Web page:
Nervousness, anxiety, depression, I have been going through it all. Since childhood, I was extra sensitive and situations would affect me more than they would others.
Battling depression and alcohol abuse was really difficult and there were days when I felt the only place for me was the mental asylum.
While I am in a better place today, I have lost many wonderful things along the way including relationships, career growth and sadly a part of my authentic self.
Here are some of the things I wish I knew about mental illness before…
-Pooja K, Feature Writer
1. You are not alone
It might seem like you are all alone in this wretched situation and are the only person in turmoil. The truth of the matter is that many are suffering from the same pain and anguish.
As reported by World Health Organisation in a 2001 press release, “One in four people in the world will be affected by mental or neurological disorders at some point in their lives. Around 450 million people currently suffer from such conditions, placing mental disorders among the leading causes of ill-health and disability worldwide.”
While this is certainly not something to be happy about, you can take solace in the fact that you are not singled out.
In the past, many A-list celebrities such as Cara Delevingne, Demi Lovato and Deepika Padukone have come out in the open and speak about hush topics such as mental illness and depression.
As someone going through mental illness, it is important that you speak up too and spread awareness to those in need.
2. There are moments when suicide seems like a sweet option
Did you know, as per Mental Health Reporting, around 2-15 % of those who suffer from major depression and 3-20% of people with bipolar disorder die by suicide?
Yes, I must admit, that rather than go through the anxiety, terrible feeling at the pit of my stomach, bouts of depression, humiliation and nervousness, the prospects of suicide did look rather tempting.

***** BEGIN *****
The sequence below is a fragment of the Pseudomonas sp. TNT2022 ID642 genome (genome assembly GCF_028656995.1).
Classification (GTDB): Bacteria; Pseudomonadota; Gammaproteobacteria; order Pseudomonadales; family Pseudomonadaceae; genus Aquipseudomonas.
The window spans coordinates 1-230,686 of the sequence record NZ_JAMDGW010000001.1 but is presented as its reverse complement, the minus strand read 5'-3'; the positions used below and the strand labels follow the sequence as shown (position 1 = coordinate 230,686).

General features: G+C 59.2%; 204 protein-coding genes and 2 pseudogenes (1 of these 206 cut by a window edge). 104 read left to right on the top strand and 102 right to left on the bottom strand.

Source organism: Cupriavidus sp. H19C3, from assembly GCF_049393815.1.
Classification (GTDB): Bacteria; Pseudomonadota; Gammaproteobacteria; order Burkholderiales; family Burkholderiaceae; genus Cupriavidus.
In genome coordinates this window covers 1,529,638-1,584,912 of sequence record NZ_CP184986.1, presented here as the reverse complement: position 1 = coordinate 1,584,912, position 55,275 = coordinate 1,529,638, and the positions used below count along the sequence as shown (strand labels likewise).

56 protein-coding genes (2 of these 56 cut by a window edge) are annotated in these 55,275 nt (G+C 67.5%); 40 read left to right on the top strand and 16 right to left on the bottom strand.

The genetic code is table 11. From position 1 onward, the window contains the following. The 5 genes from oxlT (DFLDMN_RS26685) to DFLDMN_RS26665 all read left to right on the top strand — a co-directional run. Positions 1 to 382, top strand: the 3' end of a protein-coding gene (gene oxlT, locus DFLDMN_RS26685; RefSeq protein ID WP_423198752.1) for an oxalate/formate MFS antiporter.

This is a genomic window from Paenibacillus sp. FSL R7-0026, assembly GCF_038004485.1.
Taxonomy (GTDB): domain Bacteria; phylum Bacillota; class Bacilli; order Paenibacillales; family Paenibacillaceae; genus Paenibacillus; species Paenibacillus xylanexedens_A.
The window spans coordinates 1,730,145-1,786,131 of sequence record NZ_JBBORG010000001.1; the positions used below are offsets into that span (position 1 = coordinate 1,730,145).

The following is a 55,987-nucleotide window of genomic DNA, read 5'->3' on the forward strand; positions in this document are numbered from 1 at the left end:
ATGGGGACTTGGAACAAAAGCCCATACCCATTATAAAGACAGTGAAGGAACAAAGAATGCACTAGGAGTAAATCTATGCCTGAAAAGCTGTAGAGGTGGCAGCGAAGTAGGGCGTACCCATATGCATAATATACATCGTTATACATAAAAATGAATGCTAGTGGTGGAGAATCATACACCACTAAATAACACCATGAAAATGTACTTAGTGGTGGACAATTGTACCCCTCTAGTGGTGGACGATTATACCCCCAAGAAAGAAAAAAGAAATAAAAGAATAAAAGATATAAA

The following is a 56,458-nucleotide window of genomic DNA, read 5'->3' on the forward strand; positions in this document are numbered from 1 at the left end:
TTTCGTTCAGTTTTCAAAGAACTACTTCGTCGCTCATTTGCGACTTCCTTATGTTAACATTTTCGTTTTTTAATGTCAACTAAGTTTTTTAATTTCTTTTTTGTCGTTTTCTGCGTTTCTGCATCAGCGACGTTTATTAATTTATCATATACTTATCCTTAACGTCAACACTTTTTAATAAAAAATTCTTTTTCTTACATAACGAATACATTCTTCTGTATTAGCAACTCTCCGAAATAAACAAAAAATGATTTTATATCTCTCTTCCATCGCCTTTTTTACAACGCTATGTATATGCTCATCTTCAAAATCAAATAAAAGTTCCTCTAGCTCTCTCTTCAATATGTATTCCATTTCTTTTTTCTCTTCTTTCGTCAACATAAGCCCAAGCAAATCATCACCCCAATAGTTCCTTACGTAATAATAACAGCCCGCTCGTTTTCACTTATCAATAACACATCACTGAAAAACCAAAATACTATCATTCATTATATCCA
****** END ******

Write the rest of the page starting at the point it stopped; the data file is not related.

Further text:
While I have not gone all the way, I did resort to self-destructive attempts such as slashing my wrists and drinking harmful substances. And each time I did something like this, I felt really ashamed and stupid later.
The important thing is not to act on that gnawing thought. If at any given time, you realise that you are a threat to yourself, it is very important to take closed one into confidence so that they can stop you.
When I felt like there was simply no hope for me, I used to confide in a trusted friend who would immediately talk me out of it and change my perspective.
Online counselling helped too as it provided me with a lot of support. If you feel like you do not have a closed one to lean on (and even if you do), an online helpline or support group is highly recommended.
3. It is important that you find an outlet for your mental issue
There is no denying that those suffering from mental issues need treatment. But having said that, it is very important to find an outlet.
So many people who have been diagnosed with bipolar disorder and depression have had an extremely creative and talented side to them.
Be it those in the show business like Mariah Carey and Vivien Leigh or illustrated writers such as Ezra Pound and Sylvia Plath. While the latter suffered a tragic death, there are some who have managed to bravely battle it out till the very end and lead successful lives.
Finding an outlet is extremely beneficial as it works like a balm. You land up venting your anguish in a productive manner and it offers momentary relief. And trust me, you do not have to be a creative genius. It can be as simple as maintaining a diary like I did.
Even a physical outlet like exercising helps. Studies have time and again proved that regular exercising can help alleviate the symptoms of depression and put you in a better state of mind.
4. You are more likely to get into alcohol and drug abuse
Those diagnosed with mental health disorder are reportedly responsible for consuming 38 percent of alcohol, 44 percent of cocaine and 40 percent of cigarette.